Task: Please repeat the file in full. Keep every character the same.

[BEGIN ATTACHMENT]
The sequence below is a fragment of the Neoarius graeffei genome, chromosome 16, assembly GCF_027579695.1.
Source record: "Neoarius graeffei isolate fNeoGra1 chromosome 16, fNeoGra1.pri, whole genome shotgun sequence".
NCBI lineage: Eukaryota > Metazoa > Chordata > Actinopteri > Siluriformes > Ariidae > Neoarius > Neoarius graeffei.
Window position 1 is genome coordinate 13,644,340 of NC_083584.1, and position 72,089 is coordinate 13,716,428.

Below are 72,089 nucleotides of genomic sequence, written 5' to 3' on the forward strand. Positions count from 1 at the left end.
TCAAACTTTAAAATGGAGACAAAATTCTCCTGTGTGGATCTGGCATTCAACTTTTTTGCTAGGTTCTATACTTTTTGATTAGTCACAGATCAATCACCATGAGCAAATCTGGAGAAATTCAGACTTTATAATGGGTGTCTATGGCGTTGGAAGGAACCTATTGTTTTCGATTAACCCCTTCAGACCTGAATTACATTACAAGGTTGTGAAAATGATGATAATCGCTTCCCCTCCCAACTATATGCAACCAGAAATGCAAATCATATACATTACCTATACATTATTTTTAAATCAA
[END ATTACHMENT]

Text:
The sequence below is a fragment of the Neoarius graeffei genome, chromosome 16, assembly GCF_027579695.1.
Source record: "Neoarius graeffei isolate fNeoGra1 chromosome 16, fNeoGra1.pri, whole genome shotgun sequence".
NCBI lineage: Eukaryota > Metazoa > Chordata > Actinopteri > Siluriformes > Ariidae > Neoarius > Neoarius graeffei.
Window position 1 is genome coordinate 13,644,340 of NC_083584.1, and position 72,089 is coordinate 13,716,428.

Below are 72,089 nucleotides of genomic sequence, written 5' to 3' on the forward strand. Positions count from 1 at the left end.
TCAAACTTTAAAATGGAGACAAAATTCTCCTGTGTGGATCTGGCATTCAACTTTTTTGCTAGGTTCTATACTTTTTGATTAGTCACAGATCAATCACCATGAGCAAATCTGGAGAAATTCAGACTTTATAATGGGTGTCTATGGCGTTGGAAGGAACCTATTGTTTTCGATTAACCCCTTCAGACCTGAATTACATTACAAGGTTGTGAAAATGATGATAATCGCTTCCCCTCCCAACTATATGCAACCAGAAATGCAAATCATATACATTACCTATACATTATTTTTAAATCAA